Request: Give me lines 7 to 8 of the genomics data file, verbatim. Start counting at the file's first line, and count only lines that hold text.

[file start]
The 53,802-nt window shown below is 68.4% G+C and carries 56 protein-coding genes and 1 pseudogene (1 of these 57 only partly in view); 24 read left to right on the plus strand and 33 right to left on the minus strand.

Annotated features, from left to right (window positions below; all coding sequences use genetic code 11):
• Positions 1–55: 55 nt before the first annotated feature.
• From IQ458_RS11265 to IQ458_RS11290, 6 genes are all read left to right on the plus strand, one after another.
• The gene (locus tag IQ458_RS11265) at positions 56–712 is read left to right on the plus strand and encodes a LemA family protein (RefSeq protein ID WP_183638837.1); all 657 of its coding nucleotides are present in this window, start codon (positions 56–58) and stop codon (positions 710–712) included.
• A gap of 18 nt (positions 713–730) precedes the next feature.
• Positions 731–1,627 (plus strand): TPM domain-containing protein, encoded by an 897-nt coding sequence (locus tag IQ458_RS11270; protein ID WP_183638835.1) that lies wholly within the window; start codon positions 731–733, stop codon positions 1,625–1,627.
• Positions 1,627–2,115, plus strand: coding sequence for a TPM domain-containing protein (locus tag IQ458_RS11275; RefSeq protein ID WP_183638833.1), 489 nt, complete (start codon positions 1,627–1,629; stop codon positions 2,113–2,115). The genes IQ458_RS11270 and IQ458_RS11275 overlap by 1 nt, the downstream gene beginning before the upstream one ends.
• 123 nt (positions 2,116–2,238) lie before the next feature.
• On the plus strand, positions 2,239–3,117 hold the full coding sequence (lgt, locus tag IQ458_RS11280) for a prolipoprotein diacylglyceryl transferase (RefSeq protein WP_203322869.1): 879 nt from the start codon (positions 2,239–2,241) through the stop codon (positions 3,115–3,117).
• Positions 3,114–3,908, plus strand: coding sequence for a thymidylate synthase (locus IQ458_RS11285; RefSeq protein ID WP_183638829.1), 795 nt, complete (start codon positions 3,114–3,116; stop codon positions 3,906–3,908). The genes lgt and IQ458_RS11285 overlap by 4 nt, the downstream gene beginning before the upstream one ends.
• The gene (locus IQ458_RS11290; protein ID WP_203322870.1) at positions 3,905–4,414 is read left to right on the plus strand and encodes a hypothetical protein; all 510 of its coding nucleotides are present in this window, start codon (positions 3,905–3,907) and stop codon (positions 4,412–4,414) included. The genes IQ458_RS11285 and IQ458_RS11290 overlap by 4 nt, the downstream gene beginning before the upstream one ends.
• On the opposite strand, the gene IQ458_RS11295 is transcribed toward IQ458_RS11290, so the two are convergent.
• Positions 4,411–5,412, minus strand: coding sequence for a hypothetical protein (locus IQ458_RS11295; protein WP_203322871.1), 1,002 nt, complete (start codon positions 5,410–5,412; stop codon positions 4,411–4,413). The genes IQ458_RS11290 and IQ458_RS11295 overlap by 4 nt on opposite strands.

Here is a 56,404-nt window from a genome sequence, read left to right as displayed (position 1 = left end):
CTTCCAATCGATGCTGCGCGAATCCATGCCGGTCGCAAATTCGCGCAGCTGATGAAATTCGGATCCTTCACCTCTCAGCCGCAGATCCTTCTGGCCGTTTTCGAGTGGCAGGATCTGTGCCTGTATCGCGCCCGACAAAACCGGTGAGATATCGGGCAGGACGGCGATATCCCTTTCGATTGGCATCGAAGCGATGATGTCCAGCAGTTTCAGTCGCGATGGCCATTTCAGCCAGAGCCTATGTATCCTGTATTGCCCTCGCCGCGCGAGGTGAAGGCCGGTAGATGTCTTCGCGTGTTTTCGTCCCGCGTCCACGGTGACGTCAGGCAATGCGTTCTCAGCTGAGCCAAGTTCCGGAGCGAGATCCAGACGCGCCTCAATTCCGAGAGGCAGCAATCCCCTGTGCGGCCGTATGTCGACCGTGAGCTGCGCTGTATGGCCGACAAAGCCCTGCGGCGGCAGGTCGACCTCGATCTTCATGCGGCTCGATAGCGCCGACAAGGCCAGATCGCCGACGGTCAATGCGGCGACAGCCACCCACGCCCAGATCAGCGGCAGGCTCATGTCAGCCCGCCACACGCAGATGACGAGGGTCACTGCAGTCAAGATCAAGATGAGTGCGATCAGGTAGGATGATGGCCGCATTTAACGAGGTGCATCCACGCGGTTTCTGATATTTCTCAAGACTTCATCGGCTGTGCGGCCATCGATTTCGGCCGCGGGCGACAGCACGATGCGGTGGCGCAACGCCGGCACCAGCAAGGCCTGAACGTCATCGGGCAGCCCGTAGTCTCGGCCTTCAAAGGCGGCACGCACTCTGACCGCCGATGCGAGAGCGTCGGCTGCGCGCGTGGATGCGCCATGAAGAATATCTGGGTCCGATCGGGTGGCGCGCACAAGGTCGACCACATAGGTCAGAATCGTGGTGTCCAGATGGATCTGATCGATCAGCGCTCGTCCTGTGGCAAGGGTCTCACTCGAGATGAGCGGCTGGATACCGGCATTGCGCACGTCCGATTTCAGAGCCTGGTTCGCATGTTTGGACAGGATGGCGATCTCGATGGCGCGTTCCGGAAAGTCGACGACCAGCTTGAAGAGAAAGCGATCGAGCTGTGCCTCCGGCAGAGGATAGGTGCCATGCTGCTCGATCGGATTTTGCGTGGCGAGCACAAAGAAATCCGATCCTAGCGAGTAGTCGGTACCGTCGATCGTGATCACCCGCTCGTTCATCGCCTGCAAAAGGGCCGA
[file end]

• Positions 731–1,627 (plus strand): TPM domain-containing protein, encoded by an 897-nt coding sequence (locus tag IQ458_RS11270; protein ID WP_183638835.1) that lies wholly within the window; start codon positions 731–733, stop codon positions 1,625–1,627.
• Positions 1,627–2,115, plus strand: coding sequence for a TPM domain-containing protein (locus tag IQ458_RS11275; RefSeq protein ID WP_183638833.1), 489 nt, complete (start codon positions 1,627–1,629; stop codon positions 2,113–2,115). The genes IQ458_RS11270 and IQ458_RS11275 overlap by 1 nt, the downstream gene beginning before the upstream one ends.